Literature and Theatre

Gabriel Harvey’s sonnet therapy
Elisabeth Chaghafi

This chapter focuses on Gabriel Harvey’s ‘Greenes Memoriall’, a sonnet sequence that forms part of his pamphlet Foure Letters and Certaine Sonnets (1592). Harvey’s pamphlet, a response to Robert Greene’s slandering him and his brothers, is commonly regarded as vengeful, but the sonnets in the volume display a conscious effort on Harvey’s part to conquer his anger. The chapter argues that Harvey intends to show his journey from initial anger towards greater emotional detachment and a balance of temper. His surprising choice to express himself through sonnets (a format he was not very familiar with and perhaps not very good at) may be explained as a strategy within his struggle to regain his temper: the trope of sonnet as a form that exemplifies the ‘sweetness’ of poetry serves to illustrate the idea of restoring a healthy balance of temper, because the sonnet serves to neutralise the ‘bitter gall’ of his anger. Thus Harvey was effectively self-medicating through poetry, and grappling with the constraints of metre and rhyme in an unfamiliar poetic form forced him to detach himself from his anger and to consider more carefully how to express his points than he might have done in prose.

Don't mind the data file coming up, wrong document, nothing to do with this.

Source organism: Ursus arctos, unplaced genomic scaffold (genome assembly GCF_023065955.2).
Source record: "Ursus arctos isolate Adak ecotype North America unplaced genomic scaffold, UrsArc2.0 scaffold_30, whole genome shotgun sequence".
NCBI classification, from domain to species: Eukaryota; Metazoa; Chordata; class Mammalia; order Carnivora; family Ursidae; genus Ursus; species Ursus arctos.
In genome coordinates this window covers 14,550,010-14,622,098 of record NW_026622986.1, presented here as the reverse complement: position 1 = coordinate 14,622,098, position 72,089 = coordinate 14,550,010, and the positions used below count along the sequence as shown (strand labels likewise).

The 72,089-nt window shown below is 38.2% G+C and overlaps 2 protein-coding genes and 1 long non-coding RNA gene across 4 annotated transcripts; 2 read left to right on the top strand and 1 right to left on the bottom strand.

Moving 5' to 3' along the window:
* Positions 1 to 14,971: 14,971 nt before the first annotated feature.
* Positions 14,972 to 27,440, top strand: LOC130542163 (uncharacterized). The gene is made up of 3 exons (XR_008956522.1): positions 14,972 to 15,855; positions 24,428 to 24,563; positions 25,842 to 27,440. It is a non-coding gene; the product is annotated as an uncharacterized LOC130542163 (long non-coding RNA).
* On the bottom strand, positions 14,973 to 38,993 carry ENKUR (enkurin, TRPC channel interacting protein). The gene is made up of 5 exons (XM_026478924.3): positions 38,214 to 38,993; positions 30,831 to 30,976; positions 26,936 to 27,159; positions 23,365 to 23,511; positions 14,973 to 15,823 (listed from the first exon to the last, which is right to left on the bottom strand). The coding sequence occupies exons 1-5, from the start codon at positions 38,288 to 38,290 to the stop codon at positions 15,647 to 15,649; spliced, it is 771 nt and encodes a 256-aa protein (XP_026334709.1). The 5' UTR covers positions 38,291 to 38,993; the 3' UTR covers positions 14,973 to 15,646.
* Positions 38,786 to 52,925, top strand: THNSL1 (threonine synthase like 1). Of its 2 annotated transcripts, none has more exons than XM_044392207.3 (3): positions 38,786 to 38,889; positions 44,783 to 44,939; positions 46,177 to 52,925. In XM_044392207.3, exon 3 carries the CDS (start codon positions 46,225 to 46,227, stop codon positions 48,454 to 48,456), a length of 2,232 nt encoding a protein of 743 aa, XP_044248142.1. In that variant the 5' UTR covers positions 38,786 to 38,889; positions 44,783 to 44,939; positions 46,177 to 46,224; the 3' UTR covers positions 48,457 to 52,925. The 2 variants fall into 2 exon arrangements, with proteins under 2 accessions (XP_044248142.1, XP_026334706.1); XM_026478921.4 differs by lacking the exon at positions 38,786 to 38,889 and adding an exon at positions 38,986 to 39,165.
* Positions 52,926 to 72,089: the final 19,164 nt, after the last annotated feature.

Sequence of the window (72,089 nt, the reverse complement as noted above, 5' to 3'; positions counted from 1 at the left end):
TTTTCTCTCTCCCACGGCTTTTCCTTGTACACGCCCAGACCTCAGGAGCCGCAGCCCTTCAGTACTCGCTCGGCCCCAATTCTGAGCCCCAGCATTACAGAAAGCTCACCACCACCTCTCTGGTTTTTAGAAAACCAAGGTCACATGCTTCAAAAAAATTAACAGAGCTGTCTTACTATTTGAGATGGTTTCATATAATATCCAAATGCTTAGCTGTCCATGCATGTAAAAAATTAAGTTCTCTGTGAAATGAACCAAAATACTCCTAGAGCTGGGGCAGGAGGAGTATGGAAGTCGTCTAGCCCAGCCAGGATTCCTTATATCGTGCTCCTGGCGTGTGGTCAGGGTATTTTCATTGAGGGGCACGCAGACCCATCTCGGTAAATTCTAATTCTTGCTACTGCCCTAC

in The early modern English sonnet
Moral conversion and prodigal authorship
Rémi Vuillemin

Barnabe Barnes, who published Parthenophil and Parthenophe in 1593, and A Divine Centurie of Spirituall Sonnets in 1595, is a unique example of an author releasing two printed sonnet sequences, one secular, one sacred, in two years’ span. The chapter argues that the two works might be understood as a Petrarchan diptych consistent with Barnes’s authorial strategy. The godly poems of A Divine Centurie seem devised to remind the reader of the lewd verse of Parthenophil and Parthenophe and to highlight the connections between the two works; the purpose of such intricacy was probably for Barnes to produce a representation of himself as having undergone a moral conversion – a Petrarchan career pattern that Richard Helgerson described in his Elizabethan Prodigals. Though Barnes’s staged conversion was probably targeted at the Bishop of Durham, the fact that his second sonnet sequence was printed, and therefore also aimed at a wider readership, calls for further hypotheses. Barnes’s recantation might have had to do with his desire to protect his reputation from the damaging effects of the Harvey–Nashe quarrel in which he was indirectly involved.

in The early modern English sonnet
Ever in motion